Deaths from opioid overdoses rose in Minnesota last year, especially among younger adults, according to new data from the Centers for Disease Control and Prevention.
At least 338 people died as a result of opioid overdoses in Minnesota in 2015, up from 319 the previous year. The number of people being killed by opioid overdoses has risen steadily since 1999, although Minnesota still fares better than many hard-hit states like West Virginia and Maine.
Opioids are a family of drugs that includes both illegal heroin and popular prescription painkillers like oxycodone. Opioids create a strong physical dependence and can kill a user during an overdose by shutting down their respiratory system.
For the first time since at least the 1990s, the greatest number of overdose deaths occurred among people in their late 20s or early 30s rather than older people.
The type of opioid people use can vary by region, but synthetic opioids seem to have become more accessible recently, said Dana Farley, alcohol and drug prevention policy director at the Minnesota Department of Health.
That could account for some of the deaths among younger users, Farley said.
"We see that from the law enforcement information, that there's increased supplies coming in from South America and from overseas," Farley said. "These are starting to influence the kinds of opioids, the heroin, the strength, the increased potency."
The greatest number of overdose deaths last year occurred in Hennepin County, according to the CDC data, where opioids killed 101 people. Metro-area counties like Ramsey, Anoka and Dakota counties also lost dozens of people and had overdose death rates just slightly below Hennepin County.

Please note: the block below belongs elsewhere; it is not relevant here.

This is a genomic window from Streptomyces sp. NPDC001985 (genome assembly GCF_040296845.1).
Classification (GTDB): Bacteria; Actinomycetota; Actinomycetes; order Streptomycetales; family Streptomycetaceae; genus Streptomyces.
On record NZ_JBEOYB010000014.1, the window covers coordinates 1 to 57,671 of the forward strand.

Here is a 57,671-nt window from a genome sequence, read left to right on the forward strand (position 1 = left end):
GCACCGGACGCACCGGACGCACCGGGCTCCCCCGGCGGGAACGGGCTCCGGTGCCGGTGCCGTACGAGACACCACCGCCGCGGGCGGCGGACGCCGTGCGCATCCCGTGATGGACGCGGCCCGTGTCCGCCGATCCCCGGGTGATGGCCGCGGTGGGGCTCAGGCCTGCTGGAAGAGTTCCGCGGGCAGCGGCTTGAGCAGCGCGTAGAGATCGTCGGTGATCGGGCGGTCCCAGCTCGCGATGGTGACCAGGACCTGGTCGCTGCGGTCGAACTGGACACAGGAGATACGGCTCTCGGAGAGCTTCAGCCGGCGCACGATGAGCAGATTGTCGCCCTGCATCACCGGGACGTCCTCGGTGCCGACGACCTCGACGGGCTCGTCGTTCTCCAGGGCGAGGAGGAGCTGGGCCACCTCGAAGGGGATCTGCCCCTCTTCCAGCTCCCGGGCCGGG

In rural areas, what are you going to do when you have no money no jobs no nothing? ... You will get whatever the heck is available, and usually that's going to be some really raw, straight-up drugs, and you're at the mercy of the drug dealer.
But St. Louis County in northern Minnesota had the highest overdose death rate: at least two dozen people died from opioid overdoses there last year.
Maggie Kazel, program manager for Rural Aids Action Network, knows many of the people who died last year. They were clients who came into her center to get the overdose antidote naloxone or clean needles.
"It's hitting rural areas harder than it is cities. I think that's a hard concept for a lot of people to grasp because we have a historic setup in our brains of drugs equal big cities," Kazel said. "What we see in Duluth is horrible, what they see on the Iron Range is pure tragic."
Most of the people killed by opioid overdoses last year were white, but American Indians in the state died at a rate about five times as high. African-Americans also died at higher rates than whites.
Economic distress seems to be part of what's behind especially high opioid death rates in northern Minnesota, Kazel said, as people who are dependent on opioids scramble to get drugs of unpredictable purity or strength, which can cause overdose.
"In rural areas, what are you going to do when you have no money no jobs no nothing?" Kazel said. "You will get whatever the heck is available, and usually that's going to be some really raw, straight-up drugs, and you're at the mercy of the drug dealer."
The fact that St. Louis County is so large, and that people often need to go long distances to get medical treatment or help with addiction, makes the problem even worse, Kazel said. Even more beds in treatment centers would help her corner of the state.
The state of Minnesota is stepping up programs to combat the opioid epidemic, Farley said. The state Department of Health has been distributing naloxone, also known as Narcan, so first responders in eight regions in the state now have more access to it.
The CDC recently awarded the Minnesota health department about $585,000 to develop more comprehensive opioid overdose prevention plans in the state, including a program for better data collection and improvements to the state's prescription monitoring program.